SAN FRANCISCO--If Adobe Systems had its druthers, Google Android would turn into the Microsoft Windows of the 21st century.
If there was any doubt that Adobe's mobile strategy is now tied to the long-term success of Android, it was removed by a day-long presentation by Adobe executives and managers about how Adobe is adapting its technologies to Android. Dubbed the "Android Summit," the series of presentations to the press emphasized how core Adobe technologies such as Flash and AIR are being optimized for Android on phones, tablets, and eventually televisions when Google TV is released.
Perhaps unsurprisingly, left unsaid during the series of presentations was one of the reasons why Adobe has fallen in love with Android. Adobe originally sought Apple as a partner, dating back to at least 2008 as iPhone growth exploded. But the Apple-Adobe rift was the story of this past spring, with Apple CEO Steve Jobs bashing Flash and Adobe in an open letter, Google and Adobe firing back during the Google I/O event in May, and the official shift of the battleground in the Great Fanboy Wars from Windows versus Mac to Android versus iPhone.
But Adobe has also been targeting Android for quite some time. As far back as November 2008 it was clear Apple didn't have much interest in working with Adobe, and development work on what would become Flash Player 10.1 started began on the G1 device, the first Android phone released, said Paul Betlem, senior director of engineering at Adobe.
Adobe sent a team of engineers down to Mountain View, Calif., to work with Google's Android team, and the two companies collaborated on the development of several aspects of the 10.1 Flash player, Betlem said. Adobe has since thrown its weight behind other Google Android-based projects, such as Google TV.
In reality, the two companies need each other. While Google is as big a proponent of the HTML5 technologies that may one day make Adobe's Flash technologies a thing of the past, that day is pretty far into the future. Adobe's support gives Google an easy-to-understand comparison against Apple and the iPhone in carrier stores today, allowing Android phone makers to promise customers that they can play a wide variety of Internet video and games that the iPhone and iPad can't.
It also allows Google to continue to claim the moral high ground by supporting other companies' freedom to run their technologies on their platform, as opposed to Apple CEO Steve Jobs' my-way-or-the-highway approach. Jobs' strategy may have its merits--evidenced in the knocks against Android, namely its fragmentation and inconsistent user experience across devices--but it doesn't sit well with many a software developer that Google and Adobe are hoping to turn to their side with the hope that their applications will be compelling.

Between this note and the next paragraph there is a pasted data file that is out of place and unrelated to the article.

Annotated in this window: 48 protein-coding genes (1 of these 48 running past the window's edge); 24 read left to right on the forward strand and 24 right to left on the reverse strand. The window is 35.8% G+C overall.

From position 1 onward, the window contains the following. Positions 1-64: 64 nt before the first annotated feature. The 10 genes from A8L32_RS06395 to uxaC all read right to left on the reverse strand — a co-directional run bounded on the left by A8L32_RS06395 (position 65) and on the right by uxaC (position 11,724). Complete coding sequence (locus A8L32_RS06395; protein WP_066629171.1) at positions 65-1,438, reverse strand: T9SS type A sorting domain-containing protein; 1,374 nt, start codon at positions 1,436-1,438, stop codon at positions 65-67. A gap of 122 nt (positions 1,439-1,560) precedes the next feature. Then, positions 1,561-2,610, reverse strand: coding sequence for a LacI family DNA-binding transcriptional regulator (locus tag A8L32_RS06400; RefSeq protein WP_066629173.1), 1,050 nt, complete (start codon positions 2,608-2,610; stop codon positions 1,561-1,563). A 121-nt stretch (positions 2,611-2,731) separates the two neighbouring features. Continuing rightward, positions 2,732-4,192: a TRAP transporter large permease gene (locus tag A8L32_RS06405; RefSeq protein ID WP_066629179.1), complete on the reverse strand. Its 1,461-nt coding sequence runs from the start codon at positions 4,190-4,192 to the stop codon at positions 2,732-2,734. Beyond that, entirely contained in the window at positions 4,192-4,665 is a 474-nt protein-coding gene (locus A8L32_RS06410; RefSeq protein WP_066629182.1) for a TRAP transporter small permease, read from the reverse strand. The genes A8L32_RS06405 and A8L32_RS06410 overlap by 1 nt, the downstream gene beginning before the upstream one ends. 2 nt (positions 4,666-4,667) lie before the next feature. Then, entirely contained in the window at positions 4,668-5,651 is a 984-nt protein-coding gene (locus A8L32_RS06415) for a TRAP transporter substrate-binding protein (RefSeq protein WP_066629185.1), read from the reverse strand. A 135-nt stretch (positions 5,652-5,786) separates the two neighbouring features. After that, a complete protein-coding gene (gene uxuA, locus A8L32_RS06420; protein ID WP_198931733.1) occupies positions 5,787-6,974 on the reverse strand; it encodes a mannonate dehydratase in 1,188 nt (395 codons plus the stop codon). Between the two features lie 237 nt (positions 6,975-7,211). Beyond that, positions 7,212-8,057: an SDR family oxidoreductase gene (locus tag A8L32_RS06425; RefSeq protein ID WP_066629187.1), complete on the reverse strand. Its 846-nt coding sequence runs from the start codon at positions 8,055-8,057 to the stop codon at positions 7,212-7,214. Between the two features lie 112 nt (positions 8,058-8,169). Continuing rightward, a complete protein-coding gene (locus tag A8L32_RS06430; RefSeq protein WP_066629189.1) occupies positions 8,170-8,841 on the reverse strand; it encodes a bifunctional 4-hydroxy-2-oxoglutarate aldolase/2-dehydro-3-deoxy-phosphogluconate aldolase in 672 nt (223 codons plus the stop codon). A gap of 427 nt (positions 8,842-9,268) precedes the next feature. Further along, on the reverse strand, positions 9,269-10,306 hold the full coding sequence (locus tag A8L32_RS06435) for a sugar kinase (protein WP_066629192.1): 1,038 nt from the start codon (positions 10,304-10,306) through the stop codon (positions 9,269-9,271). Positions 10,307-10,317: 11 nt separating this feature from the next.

Regular consumers may not care about passionate geek debates about the meaning of the word "open," partly because, as Adobe's chief open-source evangelist Dave McAllister opined, "open is currently the most misused word in the English language by far."
But developers do care about the freedom to develop applications the way they see fit and the ability to run those applications on more than one type of hardware. Despite the opportunities that the iPhone has provided, Adobe and Google are fighting hard to sway those developers to their side.
The potential problem is that many in the technology and media landscapes view Flash as a stop-gap technology; the good-for-now solution as opposed to the future backbone of Internet-delivered applications. The early success of Apple's iPad is prompting media companies to start developing HTML5 versions of their sites, albeit with some notable exceptions such as Hulu, and even Google believes that HTML5 is the future of the Internet-delivered application.
For now, however, Adobe and Google have struck a partnership of convenience based on mutual need and mutual distrust of Apple's intentions for the mobile computing market. It's not that Adobe has turned a blind eye to the rest of the mobile computing market: it plans to make Flash available on Research In Motion's BlackBerry software as well as Hewlett-Packard's WebOS and Microsoft's forthcoming Windows Phone 7, company officials said Monday. As for Apple, any chance of detente in that relationship seems unlikely.
But Flash will have its most immediate impact on Android, which has surpassed the iPhone and BlackBerry to become the leading smartphone operating system in the U.S. Almost overnight with the release of the Droid 2 last week--the first smartphone to ship with Android 2.2 and Flash Player 10.1 preinstalled--Android users had a wealth of Flash games to choose from, a key selling point against the plethora of games found in Apple's App Store that will get stronger as more and more Android users upgrade to 2.2.
More and more serious application developers are starting to think about Android as a viable alternative to the iPhone after years of App Store madness, and the addition of Flash-based opportunities can only help expand the pool of developers creating apps for Android phones (Flash workarounds for the iOS world aren't dependable). The key question for Google and Adobe is whether they can deliver on the performance issues and user-interface weirdness that have plagued Flash on mobile to date, and whether developers start to see as many opportunities in Android as they have in the iPhone.
Adobe still makes a lot of money selling "shrink-wrapped" software, such as Photoshop, Lightroom, and software development environments like Dreamweaver. However, no modern tech company can afford to ignore the shift to mobile computing, and for Adobe, the road is being paved by Google.